Measurements matter in global climate affairs. "IBUKI" is the Greenhouse gases Observing SATellite (GOSAT) that has been circling the Earth since January 23, 2009.  

IBUKI ('breath' in Japanese) will assist in precise monitoring of the global atmospheric carbon dioxide concentrations when its observation data sent from space are combined with data obtained on land and used with simulation models. Methane is also observed.

Onboard Instruments  

GOSAT carries two instruments which are the main and auxiliary sensors. Thermal And Near infrared Sensor for carbon Observation Fourier-Transform Spectrometer (TANSO-FTS) is the main sensor while the TANSO Cloud and Aerosol Imager (TANSO-CAI) is the auxiliary one.

The TANSO-FTS has about 18,500 spectral channels to cover a wide spectral range from short wave infrared (SWIR) to thermal infrared (TIR).  
FIGURE A. The GOSAT Observation.

FIGURE B. Radiance spectra and images are obtained by TANSO-FTS and TANSO-CAI, respectively. The observation points of the TANSO-FTS are overlaid on the false color composite image by TANSO-CAI in Fig. 1. The First Light (Interferogram) taken by the TANSO-FTS is shown in Fig. 2. The First Light data were used for the spectrum given in Fig.3. Note the redbar for carbon dioxide and methane. (Credit: JAXA)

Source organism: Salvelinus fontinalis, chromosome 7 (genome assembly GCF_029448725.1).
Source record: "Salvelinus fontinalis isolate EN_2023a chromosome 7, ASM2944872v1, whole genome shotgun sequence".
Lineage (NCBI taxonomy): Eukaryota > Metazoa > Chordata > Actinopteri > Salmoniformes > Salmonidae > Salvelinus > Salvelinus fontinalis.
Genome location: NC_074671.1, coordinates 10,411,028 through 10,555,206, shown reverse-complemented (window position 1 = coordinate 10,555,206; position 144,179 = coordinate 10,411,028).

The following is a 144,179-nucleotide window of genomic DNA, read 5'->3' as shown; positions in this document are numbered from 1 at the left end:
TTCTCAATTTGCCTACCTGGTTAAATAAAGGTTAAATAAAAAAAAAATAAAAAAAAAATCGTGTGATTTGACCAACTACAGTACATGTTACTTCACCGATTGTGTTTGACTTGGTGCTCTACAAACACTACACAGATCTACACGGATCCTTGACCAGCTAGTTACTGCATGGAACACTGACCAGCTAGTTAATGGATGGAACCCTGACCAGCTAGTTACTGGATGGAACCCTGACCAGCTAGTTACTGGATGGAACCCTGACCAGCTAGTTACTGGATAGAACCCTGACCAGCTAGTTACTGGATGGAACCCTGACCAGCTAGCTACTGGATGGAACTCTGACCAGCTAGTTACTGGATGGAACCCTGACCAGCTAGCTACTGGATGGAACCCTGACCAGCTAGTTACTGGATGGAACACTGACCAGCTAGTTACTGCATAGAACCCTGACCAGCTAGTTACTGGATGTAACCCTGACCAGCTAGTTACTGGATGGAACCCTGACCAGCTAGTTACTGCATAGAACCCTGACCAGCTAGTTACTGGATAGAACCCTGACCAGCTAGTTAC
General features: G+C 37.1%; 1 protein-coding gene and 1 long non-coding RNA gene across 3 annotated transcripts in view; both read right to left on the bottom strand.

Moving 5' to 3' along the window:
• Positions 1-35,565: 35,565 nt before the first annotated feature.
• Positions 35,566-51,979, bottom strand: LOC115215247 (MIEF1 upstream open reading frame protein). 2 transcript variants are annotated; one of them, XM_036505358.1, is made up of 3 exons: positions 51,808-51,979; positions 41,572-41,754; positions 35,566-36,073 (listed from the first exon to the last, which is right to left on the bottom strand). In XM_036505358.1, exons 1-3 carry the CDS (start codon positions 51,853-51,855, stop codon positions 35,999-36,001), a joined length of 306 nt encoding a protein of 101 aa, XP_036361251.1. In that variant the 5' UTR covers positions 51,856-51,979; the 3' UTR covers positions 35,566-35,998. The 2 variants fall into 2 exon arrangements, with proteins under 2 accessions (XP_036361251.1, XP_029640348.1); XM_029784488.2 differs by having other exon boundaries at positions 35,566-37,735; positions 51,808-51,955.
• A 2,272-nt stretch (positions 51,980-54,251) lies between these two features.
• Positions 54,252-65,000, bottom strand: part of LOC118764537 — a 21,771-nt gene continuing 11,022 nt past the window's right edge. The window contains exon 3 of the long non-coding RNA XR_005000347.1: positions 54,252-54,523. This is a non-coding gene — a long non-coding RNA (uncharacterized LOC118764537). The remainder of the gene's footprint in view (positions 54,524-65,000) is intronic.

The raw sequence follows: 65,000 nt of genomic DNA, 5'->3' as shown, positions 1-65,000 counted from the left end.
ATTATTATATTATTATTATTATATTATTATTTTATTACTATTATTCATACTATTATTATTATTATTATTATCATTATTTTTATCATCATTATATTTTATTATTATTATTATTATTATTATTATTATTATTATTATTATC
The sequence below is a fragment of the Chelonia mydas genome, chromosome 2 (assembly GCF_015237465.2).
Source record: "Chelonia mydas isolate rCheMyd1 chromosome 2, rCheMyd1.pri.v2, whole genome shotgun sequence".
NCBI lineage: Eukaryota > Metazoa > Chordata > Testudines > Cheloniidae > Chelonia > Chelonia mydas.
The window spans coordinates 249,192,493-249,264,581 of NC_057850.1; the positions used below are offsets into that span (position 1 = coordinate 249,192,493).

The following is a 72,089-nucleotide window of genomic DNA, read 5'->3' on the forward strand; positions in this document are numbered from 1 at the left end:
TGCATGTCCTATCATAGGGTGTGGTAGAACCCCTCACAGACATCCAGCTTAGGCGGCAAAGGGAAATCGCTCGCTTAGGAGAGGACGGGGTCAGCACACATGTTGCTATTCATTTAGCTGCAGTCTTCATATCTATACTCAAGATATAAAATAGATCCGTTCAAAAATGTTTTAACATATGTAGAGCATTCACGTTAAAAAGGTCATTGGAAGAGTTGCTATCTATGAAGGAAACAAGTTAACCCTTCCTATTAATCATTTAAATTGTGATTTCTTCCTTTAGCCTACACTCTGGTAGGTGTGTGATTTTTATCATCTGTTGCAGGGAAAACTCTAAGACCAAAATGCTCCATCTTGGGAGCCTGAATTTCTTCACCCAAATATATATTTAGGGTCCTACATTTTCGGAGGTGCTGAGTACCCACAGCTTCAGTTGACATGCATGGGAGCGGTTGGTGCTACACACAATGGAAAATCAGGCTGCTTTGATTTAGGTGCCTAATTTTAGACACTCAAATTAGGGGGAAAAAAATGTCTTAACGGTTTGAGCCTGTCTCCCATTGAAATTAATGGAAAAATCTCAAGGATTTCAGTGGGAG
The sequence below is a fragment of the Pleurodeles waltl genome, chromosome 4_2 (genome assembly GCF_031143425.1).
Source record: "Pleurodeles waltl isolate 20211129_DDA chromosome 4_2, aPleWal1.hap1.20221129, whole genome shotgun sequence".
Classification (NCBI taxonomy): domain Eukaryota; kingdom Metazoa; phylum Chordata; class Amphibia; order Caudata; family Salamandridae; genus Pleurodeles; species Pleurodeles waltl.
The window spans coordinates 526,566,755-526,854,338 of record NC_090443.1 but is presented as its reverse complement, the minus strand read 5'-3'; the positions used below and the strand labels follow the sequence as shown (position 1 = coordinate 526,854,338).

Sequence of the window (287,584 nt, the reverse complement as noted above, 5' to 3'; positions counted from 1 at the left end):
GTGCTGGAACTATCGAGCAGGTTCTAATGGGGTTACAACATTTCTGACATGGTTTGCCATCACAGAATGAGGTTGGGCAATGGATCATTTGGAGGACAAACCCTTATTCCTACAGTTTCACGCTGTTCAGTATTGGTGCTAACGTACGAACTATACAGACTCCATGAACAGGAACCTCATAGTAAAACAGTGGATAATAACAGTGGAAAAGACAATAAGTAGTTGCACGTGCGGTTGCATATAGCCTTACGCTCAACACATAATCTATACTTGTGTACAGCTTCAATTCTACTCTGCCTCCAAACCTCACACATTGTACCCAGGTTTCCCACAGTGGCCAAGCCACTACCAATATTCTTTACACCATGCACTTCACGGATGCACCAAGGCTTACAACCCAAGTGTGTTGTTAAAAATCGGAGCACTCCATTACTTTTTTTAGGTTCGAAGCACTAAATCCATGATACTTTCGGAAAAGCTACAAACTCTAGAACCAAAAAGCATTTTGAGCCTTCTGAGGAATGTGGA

Initial Activities

FIGURE C. TANSO-FTS acquired on February 7, 2009 these spectra for Bands 1, 2, and 3. Band 4 was not taken then. (Credit: JAXA)

These graphs show the intensity of each wavelength of Band 1, 2 and 3 individually. Band 1-3 has p- and s-polarized spectrum. With increasing greenhouse gas concentration, absorption gets stronger and light intensity bocomes weaker.

FIGURE D. IBUKI data confirm simulation data by the National Institute of Environmental Studies (NIES), a partner organization for GOSAT. Note the positions of the absorption lines of the observation data match those of the simulations. (Credit: JAXA and NIES)

IBUKI works as designed. The spectroscopic performance of the TANSO-FTS was found to be as designed. Calibration and validation activities are ongoing to confirm data accuracy and the characteristics of the instruments. Some data products were released to users, after completion of the initial calibration activities. No validated global data maps will be available until next year.  
GOSAT also recorded the Total Eclipse of 2009 on July 22.  (See the five Earth images with Japanese titles in Galileo and The Photogenic Total Eclipse of 2009.)